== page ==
|SYMPHONY CELEBRATES ITS 96th SEASON OPENING GALA
By Jeanne Lawrence
Conductor Michael Tilton Thomas (MTT) and the San Francisco Symphony (SFS) premiered its 96th season with superstar soprano Renée Fleming, garnered more than 2,700 avid supporters at Louise M. Davies Symphony Hall.
Returning from a whirlwind European Festival Tour of Edinburg, London, Hannover, Berlin, Cologne, Dusseldorf, Frankfurt and Lucerne, one musician joked, “It’s way past our bedtime, but I’m not jetlagged.”
Margaret Liu Collins chaired the festive opening night with Honorary Chairs Ellen and Walter Newman, which included not one, but three separate elegant black-tie gala dinners and an evening of incomparable music. Wells Fargo was the presenting sponsor, and Macy’s the patrons’ dinner sponsor, with additional support by Franklin Templeton.
|All ticket holders mingled at the Champagne Promenade in the Davies Hall lobby, where the dress parade began (Isn’t that part of opening night’s draw — the glamour of it all?). And with the dollar down, this year those glamorous gowns were even more special, so the attitude was “let’s show them off.”
The Patrons dinner co-chairs Juliet de Baubigny, Rebecca Green Birdsall, Courtenay Corrigan, Beth Holland, Karen Jung, and Anita Wornick were delighted when the priciest tickets, the Aria Level at $2,500 a pop, sold out even before the invitations were mailed. Could the private reception with Renee Fleming and MTT have anything to do with it?
|Event planner Robert Fountain designed for the 700 patrons a stunning customized tent decorated with black and white paisley, fuchsia carpet, crystal chandeliers, and on each table a whimsical display of crystal-drop lampshades crowned with fuchsia boa feathers.
McCall Caterers showcased its expertise, preparing all three dinners this year. The patrons’ menu featured favorites like Dungeness Crab with caviar and seared tuna, and Sonoma Double Lamb Chops and Lamb Rillette and lots of Kendall-Jackson and Kendall Wine.
Meanwhile, across the street at the beaux-art City Hall, co-chairs Tina Tunney and Carla Zuber presided over the Symphony Supper for 450 guests, while Makai Fisher and Stefanie Roumeliotes chaired the nearby Symphonix Dinner for another 428 young professionals, as they like to call themselves.
City Hall was also awash in fuchsia lights to mark this very special occasion while, inside, the cool marble of the spacious rotunda was warmed with fuchsia lighting. Dominic Phillips Event Marketing provided the fabulous décor.
After dinner, guests paraded to Davies Hall for the 8:30 concert which opened with three American compositions: Aaron Copland’s Fanfare for the Common Man, Ruth Crawford Seeger’s Andante forStrings, and John Adams’s Short Ride in a Fast Machine, played one after the other. The horns and drums served to re-energize the crowd, already happy from the delicious dinner and California wine.
|“MTT brings a lot of new ideas, he educates,” remarked philanthropist Richard Goldman. “It’s one of his greatest gifts — not just the standard repertoire and he always interjects something new.”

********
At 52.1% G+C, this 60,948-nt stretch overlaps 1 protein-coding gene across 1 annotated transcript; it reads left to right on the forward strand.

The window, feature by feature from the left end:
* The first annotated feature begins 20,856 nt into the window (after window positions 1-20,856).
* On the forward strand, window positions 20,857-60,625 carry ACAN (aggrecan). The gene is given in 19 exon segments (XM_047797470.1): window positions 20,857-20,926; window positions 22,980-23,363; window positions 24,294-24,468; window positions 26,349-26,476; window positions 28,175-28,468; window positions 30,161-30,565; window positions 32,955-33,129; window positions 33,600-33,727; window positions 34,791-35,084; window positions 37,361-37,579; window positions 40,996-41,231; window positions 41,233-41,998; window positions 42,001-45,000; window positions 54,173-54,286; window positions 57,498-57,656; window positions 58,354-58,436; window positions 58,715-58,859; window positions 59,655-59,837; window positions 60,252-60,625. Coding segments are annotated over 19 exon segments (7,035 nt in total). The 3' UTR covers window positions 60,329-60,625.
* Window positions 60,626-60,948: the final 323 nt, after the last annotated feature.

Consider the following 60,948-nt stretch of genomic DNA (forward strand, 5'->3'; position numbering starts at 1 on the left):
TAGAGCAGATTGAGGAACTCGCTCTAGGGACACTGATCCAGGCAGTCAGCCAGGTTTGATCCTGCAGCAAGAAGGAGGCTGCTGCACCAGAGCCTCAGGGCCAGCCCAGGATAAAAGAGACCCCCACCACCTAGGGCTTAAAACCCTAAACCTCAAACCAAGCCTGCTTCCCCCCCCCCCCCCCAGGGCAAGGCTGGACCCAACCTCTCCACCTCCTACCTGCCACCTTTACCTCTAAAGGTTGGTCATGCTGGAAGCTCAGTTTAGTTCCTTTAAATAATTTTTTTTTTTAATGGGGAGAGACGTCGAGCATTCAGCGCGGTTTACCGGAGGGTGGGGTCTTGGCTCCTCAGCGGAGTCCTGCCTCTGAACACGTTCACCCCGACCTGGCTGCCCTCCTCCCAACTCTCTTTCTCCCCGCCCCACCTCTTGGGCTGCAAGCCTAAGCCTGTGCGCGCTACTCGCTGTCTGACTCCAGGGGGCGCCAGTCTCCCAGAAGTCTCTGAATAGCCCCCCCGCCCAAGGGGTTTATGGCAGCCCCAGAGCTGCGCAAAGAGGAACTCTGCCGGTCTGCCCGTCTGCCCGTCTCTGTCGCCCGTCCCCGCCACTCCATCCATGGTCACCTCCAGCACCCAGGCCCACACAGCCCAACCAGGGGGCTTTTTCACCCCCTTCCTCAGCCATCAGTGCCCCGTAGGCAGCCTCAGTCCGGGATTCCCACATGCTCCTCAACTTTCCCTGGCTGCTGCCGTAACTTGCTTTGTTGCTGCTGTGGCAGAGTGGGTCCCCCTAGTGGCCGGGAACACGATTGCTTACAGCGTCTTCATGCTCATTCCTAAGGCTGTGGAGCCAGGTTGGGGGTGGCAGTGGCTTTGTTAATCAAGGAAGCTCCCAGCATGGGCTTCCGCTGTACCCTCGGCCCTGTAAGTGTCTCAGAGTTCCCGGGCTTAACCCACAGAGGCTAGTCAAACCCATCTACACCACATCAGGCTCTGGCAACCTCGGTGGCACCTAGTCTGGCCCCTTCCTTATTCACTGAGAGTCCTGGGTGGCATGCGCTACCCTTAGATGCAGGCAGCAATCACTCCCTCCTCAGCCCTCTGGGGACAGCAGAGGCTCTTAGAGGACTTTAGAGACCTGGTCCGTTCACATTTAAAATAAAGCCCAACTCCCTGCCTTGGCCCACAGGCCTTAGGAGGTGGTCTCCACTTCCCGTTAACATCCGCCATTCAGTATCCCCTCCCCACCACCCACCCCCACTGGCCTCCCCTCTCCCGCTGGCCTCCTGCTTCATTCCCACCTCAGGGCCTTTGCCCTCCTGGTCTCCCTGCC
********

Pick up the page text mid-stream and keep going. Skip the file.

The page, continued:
Glamorous diva Fleming, wore a green sequined Galliano gown and bejeweled by Bulgari, for her rendition of Maurice Ravel’s Sheherazade, followed by arias from Puccini’s Tosca and Gianni Schicchi. The evening climaxed with Prokofiev’s Scenes from Romeo and Juliet.
The night before the Symphony opening, Maria Manetti Farrow hosted an intimate dinner party for Fleming at her Russian Hill apartment, which included MTT, Opera Director David Gockley, Linda Kemper, Daniela Faggioli, Denise Hale, conductor Ward Stare, and Sloan and Roger Barnett.
|“Working in SF with MTT (she sang at Thomas’ 60th birthday) is that rare combination of a tremendously sophisticated program and an audience that embraces it,” said Renée. “I find that very special.”
“Wow, Wow, Wow,” exclaimed interior designer Paul Wiseman after her performance. “How fabulous to bring someone of her caliber to opening night ... the audience loved it.”
“No iPod can give you the experience of a symphony hall with real people and orchestra ... it transports you into another world,” commended O.J. Shansby.
Heavy hitter’s included members-at-large Barbara Brookins-Schneider, Ann Moeller Caen, Yurie Pascarella, and Laura Pfaff, former symphony president Nancy Bechtle with husband Joachim, Athena and Timothy Blackburn, Ebersole Gaines, the Hellman family, Ingrid Hills, Pamela Joyner, Dr. Seth Matarasso, Nan Tucker McEvoy, Nion McEvoy, Phyllis and Stuart Moldaw, Diane Morris, Paul and Sandy Otellini, Carl Pascarella, Dr. Brunno and Urannia Ristow, Jeanne and Sandy Robertson, Nicole and Andrew Sheehan, Walter Shorenstein, Paul and Anne Wattis, and Dede Wilsey.
|Following the performance, guests partook of the Post-concert soirees, chaired by Catherine Hall and Sharon Litsky, in the Tent Pavilion and City Hall — all underwritten by Yahoo!
Fifty plus civic minded restaurants laid out spreads “fit for a king” to feed the hungry late-night revelers who danced until 1:00 am to legendary band Pride & Joy and local favorite Sidepocket with Pamela Rose and Glen Walters.
Even though gala tickets for opening night are expensive, President John Goldman emphasized that “SFS’s music is all-embracing and an art for everyone.” The following evening began the All San Francisco Concert, where the gala program would be repeated — but at special prices to allow more of the community to enjoy the concerts.
|Photographs by Drew Altizer & Jeanne Lawrence.|